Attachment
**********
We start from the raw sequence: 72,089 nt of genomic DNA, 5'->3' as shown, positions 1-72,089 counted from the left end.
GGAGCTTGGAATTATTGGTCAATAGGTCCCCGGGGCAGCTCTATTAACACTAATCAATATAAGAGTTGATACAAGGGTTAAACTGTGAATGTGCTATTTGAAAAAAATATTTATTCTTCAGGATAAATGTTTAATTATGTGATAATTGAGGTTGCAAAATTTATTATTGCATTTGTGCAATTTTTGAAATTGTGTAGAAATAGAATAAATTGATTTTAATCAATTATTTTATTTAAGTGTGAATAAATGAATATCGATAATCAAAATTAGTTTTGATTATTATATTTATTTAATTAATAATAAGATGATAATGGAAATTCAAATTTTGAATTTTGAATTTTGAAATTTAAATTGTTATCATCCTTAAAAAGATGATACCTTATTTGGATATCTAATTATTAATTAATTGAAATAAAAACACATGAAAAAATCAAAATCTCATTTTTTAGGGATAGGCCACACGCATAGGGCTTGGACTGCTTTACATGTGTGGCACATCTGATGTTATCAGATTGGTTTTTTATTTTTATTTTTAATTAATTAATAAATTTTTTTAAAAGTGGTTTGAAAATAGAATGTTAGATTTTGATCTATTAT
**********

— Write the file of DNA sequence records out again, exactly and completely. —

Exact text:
We start from the raw sequence: 72,089 nt of genomic DNA, 5'->3' as shown, positions 1-72,089 counted from the left end.
GGAGCTTGGAATTATTGGTCAATAGGTCCCCGGGGCAGCTCTATTAACACTAATCAATATAAGAGTTGATACAAGGGTTAAACTGTGAATGTGCTATTTGAAAAAAATATTTATTCTTCAGGATAAATGTTTAATTATGTGATAATTGAGGTTGCAAAATTTATTATTGCATTTGTGCAATTTTTGAAATTGTGTAGAAATAGAATAAATTGATTTTAATCAATTATTTTATTTAAGTGTGAATAAATGAATATCGATAATCAAAATTAGTTTTGATTATTATATTTATTTAATTAATAATAAGATGATAATGGAAATTCAAATTTTGAATTTTGAATTTTGAAATTTAAATTGTTATCATCCTTAAAAAGATGATACCTTATTTGGATATCTAATTATTAATTAATTGAAATAAAAACACATGAAAAAATCAAAATCTCATTTTTTAGGGATAGGCCACACGCATAGGGCTTGGACTGCTTTACATGTGTGGCACATCTGATGTTATCAGATTGGTTTTTTATTTTTATTTTTAATTAATTAATAAATTTTTTTAAAAGTGGTTTGAAAATAGAATGTTAGATTTTGATCTATTAT